Apparently feeling the threat which Google’s royalty-free WebM video format and VP8 codec could do to usher in an age of royalty-free video decoding, the MPEG-LA has thrown down the gauntlet. Instead of offering free H.264 decoding up till 2015 for online videos, the consortium has announced that encoding free-to-view online videos with the H.264 codec will be made royalty-free indefinitely. But is this enough to push the format for use in HTML5?
Read on for more information.
Some time back, we posted the news about Google freeing the source to its newly-acquired VP8 codec under a BSD license to much fanfare. Many also rightfully believed that Google’s sheer might is enough to get the world to adopt its royalty-free codec and video streaming format (WebM) as the de-facto standard instead of the proprietary, patent-encumbered H.264 codec currently in use.
And it actually worked. Days after Google announced its intentions for WebM and VP8, the search giant immediately got down to business by beginning the task of re-encoding its entire database of Youtube videos into the WebM format, while prominent web browsers such as Opera and Firefox released developer builds which featured built-in WebM capability.
But the most interesting change of heart came from Microsoft. While the company has announced that Internet Explorer 9 will only come bundled with H.264 support, the browser will also permit playback of WebM video content as long as the appropriate codec has been installed into the OS. This currently leaves Apple’s Safari as the only browser to not support the royalty-free codec, an act which contradicts its supposed commitment to the ‘open web’.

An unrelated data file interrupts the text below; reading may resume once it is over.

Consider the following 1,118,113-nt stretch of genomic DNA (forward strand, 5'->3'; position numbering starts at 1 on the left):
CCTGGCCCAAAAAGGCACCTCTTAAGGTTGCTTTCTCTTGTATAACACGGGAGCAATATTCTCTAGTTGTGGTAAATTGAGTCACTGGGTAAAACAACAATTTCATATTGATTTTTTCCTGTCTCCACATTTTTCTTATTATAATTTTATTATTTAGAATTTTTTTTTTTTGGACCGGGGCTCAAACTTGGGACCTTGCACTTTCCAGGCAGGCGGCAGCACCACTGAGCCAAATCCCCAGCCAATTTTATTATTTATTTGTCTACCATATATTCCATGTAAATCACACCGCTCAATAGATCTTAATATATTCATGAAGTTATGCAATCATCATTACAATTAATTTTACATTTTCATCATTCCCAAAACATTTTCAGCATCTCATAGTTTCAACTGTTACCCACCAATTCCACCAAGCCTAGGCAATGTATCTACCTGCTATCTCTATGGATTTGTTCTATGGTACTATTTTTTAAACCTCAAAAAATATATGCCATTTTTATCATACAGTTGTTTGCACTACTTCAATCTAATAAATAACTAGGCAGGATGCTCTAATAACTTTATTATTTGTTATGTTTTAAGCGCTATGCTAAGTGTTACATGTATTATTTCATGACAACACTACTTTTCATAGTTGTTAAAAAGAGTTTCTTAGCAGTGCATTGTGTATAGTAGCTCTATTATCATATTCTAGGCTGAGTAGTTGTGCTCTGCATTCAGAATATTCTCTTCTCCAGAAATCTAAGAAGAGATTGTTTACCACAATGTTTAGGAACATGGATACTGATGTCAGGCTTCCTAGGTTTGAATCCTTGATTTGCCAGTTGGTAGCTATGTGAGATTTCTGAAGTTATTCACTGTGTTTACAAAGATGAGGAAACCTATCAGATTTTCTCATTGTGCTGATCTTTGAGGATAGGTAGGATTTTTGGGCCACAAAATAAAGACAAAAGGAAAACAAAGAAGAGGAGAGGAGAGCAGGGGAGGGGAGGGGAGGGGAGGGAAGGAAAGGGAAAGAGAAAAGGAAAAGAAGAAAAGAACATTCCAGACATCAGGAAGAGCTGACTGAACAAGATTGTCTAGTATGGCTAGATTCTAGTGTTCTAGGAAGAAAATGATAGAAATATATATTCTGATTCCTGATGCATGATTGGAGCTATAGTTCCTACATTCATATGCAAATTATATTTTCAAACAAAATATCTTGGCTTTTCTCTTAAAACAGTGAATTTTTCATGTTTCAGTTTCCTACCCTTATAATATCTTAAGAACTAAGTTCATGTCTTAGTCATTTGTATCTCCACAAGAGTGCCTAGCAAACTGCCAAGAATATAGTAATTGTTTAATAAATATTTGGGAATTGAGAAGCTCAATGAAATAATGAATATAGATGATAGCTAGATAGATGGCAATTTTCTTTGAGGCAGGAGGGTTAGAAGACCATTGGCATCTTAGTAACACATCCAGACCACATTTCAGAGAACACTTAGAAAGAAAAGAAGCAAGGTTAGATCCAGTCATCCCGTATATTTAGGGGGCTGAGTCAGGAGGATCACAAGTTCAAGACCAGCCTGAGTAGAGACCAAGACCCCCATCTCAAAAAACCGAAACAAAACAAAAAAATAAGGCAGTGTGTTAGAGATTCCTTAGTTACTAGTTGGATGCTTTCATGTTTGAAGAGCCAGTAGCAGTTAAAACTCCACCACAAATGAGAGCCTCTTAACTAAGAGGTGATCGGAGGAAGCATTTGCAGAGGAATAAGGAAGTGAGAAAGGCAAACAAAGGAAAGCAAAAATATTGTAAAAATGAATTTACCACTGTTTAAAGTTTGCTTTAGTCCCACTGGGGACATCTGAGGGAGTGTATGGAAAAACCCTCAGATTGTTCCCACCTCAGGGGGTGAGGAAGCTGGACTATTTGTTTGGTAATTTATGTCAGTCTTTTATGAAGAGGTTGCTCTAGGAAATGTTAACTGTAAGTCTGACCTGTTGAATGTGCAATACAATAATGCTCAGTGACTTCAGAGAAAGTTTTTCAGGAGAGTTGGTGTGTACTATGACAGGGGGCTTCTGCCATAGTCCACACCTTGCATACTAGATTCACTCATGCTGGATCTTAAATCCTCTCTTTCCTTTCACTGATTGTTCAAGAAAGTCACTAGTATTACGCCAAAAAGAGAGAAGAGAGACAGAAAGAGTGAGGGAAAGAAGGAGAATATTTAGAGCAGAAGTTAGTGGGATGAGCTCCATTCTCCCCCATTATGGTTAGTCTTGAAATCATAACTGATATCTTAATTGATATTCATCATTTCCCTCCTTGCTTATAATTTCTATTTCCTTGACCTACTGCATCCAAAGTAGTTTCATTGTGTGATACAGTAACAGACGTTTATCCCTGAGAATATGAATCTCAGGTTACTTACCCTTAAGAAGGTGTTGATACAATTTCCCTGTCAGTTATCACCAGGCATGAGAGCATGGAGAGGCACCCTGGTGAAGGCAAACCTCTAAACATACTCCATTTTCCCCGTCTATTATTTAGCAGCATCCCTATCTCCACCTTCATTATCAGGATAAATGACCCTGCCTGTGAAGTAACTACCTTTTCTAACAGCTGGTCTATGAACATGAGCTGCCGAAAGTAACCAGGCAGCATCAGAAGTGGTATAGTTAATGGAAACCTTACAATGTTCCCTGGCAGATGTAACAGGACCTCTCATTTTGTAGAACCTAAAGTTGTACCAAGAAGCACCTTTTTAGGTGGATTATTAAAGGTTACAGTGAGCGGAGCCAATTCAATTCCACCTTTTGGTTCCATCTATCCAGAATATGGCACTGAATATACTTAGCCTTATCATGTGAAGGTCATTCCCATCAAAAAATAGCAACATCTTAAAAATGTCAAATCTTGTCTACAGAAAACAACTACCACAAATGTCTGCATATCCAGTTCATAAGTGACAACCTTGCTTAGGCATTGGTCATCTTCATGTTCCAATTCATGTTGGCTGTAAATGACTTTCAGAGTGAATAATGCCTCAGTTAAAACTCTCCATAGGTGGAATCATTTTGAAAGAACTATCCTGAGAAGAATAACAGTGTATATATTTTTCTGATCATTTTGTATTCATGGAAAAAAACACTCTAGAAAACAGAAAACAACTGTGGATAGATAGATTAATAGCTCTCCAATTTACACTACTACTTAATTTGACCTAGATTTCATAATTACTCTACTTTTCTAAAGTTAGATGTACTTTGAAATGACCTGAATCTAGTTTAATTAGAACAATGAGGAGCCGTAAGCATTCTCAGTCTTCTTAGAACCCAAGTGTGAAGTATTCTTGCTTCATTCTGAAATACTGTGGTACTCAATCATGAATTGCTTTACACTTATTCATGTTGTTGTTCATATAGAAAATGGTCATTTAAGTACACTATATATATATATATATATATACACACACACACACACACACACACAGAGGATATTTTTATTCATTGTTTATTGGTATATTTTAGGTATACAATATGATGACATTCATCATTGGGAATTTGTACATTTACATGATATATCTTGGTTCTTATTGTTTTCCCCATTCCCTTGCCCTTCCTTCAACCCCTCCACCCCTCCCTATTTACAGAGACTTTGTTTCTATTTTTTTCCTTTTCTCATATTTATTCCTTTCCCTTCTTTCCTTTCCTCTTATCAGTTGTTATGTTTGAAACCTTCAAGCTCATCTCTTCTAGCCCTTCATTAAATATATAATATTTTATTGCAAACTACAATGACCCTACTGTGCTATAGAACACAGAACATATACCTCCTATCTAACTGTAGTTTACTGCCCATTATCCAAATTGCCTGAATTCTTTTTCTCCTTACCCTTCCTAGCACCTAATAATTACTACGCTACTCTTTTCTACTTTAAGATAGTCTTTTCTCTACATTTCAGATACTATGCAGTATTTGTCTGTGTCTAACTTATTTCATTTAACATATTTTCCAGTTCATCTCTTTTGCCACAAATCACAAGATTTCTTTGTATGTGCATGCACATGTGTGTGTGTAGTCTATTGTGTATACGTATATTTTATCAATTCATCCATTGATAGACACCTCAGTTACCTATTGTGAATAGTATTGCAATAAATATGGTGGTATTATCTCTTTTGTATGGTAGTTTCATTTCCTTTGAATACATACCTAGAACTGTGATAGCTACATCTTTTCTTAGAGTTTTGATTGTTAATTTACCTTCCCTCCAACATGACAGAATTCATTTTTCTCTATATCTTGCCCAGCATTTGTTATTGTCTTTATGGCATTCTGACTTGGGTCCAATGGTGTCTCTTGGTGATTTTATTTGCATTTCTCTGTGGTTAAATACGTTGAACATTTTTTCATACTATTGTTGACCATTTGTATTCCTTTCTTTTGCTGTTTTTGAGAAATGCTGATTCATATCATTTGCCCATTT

And apparently, the huge support WebM has gained in less than three months has rattled the MPEG-LA. The consortium first responded to WebM by confirming that it was currently planning a patent pool for Google’s new VP8, except that to date, there has been no news or updates about the supposed patent pool it was working on. And now, it has a bigger surprise: the consortium has declared that videos encoded with H.264 for online viewing will be made royalty free.
Now, this sounds good, but looking though the MPEG-LA’s press release reveals a critical issue which has yet to be addressed. Specifically, MPEG-LA’s stance protects only the end-user who wishes to make use of the H.264 codec for the encoding of his video for online viewing. This means that only content creators will be covered by the royalty-free clause.
On the other hand, most consumers are content consumers, not creators. And that is where the real issue is: the decoder required for viewing such content is patent-encumbered and not royalty free. And it is this issue which many browsers remain opposed to. Opera has claimed that the licensing costs for the H.264 decoder is extremely expensive, while Mozilla has stated that its stance on supporting a free and open internet has no place for the H.264 decoder (it will not play H.264 videos even if the code is present).
Still, it is interesting to see how the various browser vendors will react to this sudden change of stance from the MPEG-LA. No doubt content creators will be elated at the fact that they can now freely encode their videos with the H.264 codec and upload it to the internet without fears of getting slapped by hefty licensing charges, but when it comes to streaming such content, the browser is the biggest hurdle in the equation.
And as long as prominent web browser vendors like Google, Mozilla and Opera continue to throw their weight against the proprietary H.264 codec, it seems like the de-facto standard for HTML5 video will not be determined anytime soon.